Paul was a humble man with a quiet and  strong faith, who loved his family and his God.  Was he perfect?  Of course not.  I could come up with a list of his flaws probably faster than I came up with this list.  There were times we struggled, that we drove eachother nuts, that we wondered if we had what it took to cross the finish line of marriage together.  But in God’s kindness and love for me He chose to give me this man.  I will never be the same, as a result. I have so much to thank God for.


Or, in the immortal words of Dr. Seuss, “Don’t cry because it’s over.  Smile because it happened.”


I am smiling – I really am!









Thursday, July 25, 2013

Day 49


July 25, 2013


Day 49


I am having the most unbelievably busy week.  I have not been this busy since before Paul’s death.  It’s a bit much, actually.  My energy levels are just not what they were.  It’s not a bad type of busy; it’s actually good stuff.  But it’s all at once.  I’m starting to feel a little worn out.  I am so busy, in fact, it has taken me two complete days to write this post!


David has had three friends over for the past two days.  This was something he came up with shortly after Paul’s death and we finally made it happen this week.  That has meant a lot of extra cooking (middle school boys can eat!) but it’s been worth it.  David has thanked me repeatedly.  Having his friends here represented a bit of normalcy, I think.  Normalcy is important when your entire world has been shredded.


I’ve been sensing some unrest in my spirit lately.  It took me awhile to figure out what that feeling was, but I’ve finally identified it as anger.  I shouldn’t be surprised – all the grief and widowhood books have assured me that anger is part of the grieving process.  But it left me baffled because I don’t have a place to direct any anger thoughts.  I know I’m not angry at God.  I still honestly believe that Paul’s death is for our good – someday, anyway.  And probably even now, though it is difficult to see through the haze of pain.  I’m not angry at Paul.  I know he would have chosen to live if he’d been given the choice.  He would have lived for our sakes, if nothing else, although I know he deeply desired to be with God as well.  He could not help that he had epilepsy and did what he could to control it, by seeing a doctor and taking prescribed medication.  So who do I be mad at?


I have found myself fighting irritation lately when some people ask me how I am doing.  There are moments that I actually want to say, “Well, how do you think I am doing?  My husband is dead!”  But I can’t give that kind of smart-mouth answer.  It would be a quick way to lose friends, for one thing.  When people ask, they ask – well, most of them – because they care and want to know how it is I am doing, even if the answer is not pretty.  If they are not allowed to ask that question, then just what are they supposed to ask?  There isn’t anything else to ask, to express their concern.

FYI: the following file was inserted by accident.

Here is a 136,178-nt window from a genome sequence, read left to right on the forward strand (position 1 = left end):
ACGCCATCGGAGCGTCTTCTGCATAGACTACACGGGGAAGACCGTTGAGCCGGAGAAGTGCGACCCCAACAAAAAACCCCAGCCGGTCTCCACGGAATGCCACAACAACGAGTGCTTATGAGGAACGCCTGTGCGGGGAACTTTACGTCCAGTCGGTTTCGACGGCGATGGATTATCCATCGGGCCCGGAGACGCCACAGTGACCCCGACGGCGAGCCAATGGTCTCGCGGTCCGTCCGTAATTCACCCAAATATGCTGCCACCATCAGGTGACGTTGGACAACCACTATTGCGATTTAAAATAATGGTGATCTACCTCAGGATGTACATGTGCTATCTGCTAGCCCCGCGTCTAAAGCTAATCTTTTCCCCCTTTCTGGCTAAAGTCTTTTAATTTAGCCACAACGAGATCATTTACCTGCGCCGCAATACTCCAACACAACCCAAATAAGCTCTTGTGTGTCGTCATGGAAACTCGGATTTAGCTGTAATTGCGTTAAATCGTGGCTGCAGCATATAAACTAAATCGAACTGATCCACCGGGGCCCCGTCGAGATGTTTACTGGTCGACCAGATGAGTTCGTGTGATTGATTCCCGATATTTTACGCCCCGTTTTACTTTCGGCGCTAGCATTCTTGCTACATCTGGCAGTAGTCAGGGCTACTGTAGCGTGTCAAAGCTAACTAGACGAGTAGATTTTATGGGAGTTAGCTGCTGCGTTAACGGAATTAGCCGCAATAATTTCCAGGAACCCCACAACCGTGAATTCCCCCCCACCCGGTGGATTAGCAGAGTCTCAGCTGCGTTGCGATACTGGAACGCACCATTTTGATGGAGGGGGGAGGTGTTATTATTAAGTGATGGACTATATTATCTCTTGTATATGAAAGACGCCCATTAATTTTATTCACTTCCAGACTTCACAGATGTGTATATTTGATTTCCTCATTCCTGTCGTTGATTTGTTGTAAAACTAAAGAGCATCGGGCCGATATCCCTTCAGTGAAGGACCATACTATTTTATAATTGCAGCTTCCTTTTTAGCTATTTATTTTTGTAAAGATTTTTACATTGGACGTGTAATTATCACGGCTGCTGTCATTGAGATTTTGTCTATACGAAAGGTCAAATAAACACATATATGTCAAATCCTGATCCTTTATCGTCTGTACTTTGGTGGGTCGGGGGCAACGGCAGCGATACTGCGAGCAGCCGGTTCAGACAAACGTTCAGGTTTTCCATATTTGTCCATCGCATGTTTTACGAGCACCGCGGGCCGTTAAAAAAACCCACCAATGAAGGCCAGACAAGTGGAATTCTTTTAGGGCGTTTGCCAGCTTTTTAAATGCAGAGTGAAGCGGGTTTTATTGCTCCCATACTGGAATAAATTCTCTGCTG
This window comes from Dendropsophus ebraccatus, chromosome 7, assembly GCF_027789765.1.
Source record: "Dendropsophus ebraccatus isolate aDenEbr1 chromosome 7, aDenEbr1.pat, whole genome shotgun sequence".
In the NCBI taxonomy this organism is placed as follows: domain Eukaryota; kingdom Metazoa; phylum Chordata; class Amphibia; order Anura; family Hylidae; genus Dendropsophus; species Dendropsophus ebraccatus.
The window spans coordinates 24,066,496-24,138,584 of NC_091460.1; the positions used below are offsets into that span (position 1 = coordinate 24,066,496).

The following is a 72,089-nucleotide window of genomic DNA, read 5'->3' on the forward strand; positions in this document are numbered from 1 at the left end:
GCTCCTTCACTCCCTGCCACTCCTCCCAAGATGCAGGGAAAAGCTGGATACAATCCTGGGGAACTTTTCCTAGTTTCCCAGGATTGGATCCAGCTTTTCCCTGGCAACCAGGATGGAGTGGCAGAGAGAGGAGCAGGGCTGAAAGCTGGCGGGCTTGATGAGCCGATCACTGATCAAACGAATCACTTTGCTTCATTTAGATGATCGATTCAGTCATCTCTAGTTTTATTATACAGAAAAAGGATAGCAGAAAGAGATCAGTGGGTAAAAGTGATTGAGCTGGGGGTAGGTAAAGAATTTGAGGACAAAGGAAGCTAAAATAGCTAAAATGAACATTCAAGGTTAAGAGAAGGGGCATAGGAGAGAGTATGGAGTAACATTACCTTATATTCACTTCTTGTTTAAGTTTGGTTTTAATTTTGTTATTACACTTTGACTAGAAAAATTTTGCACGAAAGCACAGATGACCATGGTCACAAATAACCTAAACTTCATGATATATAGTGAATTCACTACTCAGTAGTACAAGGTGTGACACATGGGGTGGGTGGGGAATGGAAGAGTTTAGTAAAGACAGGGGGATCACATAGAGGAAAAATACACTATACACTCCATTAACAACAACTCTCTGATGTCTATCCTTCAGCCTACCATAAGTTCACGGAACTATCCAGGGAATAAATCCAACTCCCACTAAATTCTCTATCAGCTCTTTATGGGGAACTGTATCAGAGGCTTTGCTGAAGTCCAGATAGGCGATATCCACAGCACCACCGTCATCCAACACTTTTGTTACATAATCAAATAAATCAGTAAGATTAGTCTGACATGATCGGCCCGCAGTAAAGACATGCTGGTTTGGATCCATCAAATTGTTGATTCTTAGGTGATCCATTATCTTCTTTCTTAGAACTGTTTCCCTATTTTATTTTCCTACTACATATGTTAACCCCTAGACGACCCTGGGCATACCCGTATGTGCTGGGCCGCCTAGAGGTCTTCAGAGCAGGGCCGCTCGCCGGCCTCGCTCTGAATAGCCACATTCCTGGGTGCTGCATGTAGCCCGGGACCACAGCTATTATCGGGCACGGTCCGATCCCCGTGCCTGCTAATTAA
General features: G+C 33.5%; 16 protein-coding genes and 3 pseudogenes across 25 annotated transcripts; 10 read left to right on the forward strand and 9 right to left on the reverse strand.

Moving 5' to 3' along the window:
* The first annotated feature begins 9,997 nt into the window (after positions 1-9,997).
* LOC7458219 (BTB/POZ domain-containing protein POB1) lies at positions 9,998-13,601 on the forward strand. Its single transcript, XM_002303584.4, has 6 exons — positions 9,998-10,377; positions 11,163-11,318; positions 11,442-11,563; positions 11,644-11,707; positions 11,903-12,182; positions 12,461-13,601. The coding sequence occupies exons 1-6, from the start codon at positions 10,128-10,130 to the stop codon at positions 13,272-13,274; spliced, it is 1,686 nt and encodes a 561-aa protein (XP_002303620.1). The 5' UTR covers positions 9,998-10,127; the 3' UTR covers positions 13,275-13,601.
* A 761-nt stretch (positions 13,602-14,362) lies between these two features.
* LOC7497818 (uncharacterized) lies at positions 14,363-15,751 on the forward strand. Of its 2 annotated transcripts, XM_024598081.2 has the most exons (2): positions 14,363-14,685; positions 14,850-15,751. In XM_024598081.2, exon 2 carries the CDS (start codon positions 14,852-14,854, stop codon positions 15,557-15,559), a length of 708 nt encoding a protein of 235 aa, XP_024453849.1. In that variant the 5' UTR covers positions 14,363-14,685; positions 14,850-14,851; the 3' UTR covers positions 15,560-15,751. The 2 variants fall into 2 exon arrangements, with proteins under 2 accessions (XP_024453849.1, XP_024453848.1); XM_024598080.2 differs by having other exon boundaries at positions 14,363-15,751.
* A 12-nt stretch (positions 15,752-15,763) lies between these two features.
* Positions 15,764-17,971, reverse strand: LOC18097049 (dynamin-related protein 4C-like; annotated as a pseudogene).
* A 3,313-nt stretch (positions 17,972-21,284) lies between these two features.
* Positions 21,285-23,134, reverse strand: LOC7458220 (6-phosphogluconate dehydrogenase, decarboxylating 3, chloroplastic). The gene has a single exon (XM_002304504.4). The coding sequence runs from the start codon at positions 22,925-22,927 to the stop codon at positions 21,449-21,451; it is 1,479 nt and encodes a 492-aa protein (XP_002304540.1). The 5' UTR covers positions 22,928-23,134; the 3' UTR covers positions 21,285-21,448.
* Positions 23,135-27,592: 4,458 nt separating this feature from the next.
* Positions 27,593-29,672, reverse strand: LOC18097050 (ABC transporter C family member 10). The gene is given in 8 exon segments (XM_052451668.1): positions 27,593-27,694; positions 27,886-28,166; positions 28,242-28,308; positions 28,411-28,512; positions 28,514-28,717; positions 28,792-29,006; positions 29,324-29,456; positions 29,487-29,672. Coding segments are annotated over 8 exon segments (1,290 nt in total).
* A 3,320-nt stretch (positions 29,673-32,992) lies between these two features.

I’ve also had several comment on how “well” I am looking.  That struck me as odd the first couple of times until I read in one of my widow books that it is a pretty common comment, apparently, given to widows.  It’s not an unkind thing to say, but I find myself wondering if I’m supposed to look bad right now – maybe some sackcloth and ashes?  Am I disappointing people that I don’t look more like a grieving widow?  I don’t know.  I’m wearing the same clothes I’ve always worn, I’m back to wearing make-up (but no mascara yet – it streaks with tears).  My roots really need to be touched up, but I just haven’t felt the energy to tackle them yet.  Oh, I really don’t mind hearing this, the more I think about it.  I don’t have Paul around to compliment me on my appearance anymore, so if I don’t hear it from others, I’m not going to hear it at all.  But I just hope I’m not letting others down by not looking sorrowful enough in my appearance.  I doubt it.  I would hope that their intent is to offer encouragement by commenting on my appearance.  I'm going to assume that is the case, anyway!


So, on the anger: two widows from church visited me this week for one afternoon.  I tentatively asked them about the anger thing.  Is it ok for a Christian widow to be mad?  Or does that show a decided lack of faith and trust in a sovereign God? Is it an indication that my spiritual life is slipping?  They both assured me that they experienced the same thing, and like me, they weren’t angry with God or their husbands, but concluded that they were just mad that the deaths had happened at all.  They assured me it will pass, too.  I couldn't believe the degree of relief that their answer provided.


I found their visit so uplifting and encouraging.  I sat there and cried while we visited, but they told me that the thoughts and memories that bring me pain right now will someday fade to a shadowy softness and there will be poignancy to those memories.  Where I once cried, I will smile when I think about Paul.  Their words filled me with such hope.  I needed to hear that I am normal and that while inescapable at the moment, this pain is temporary.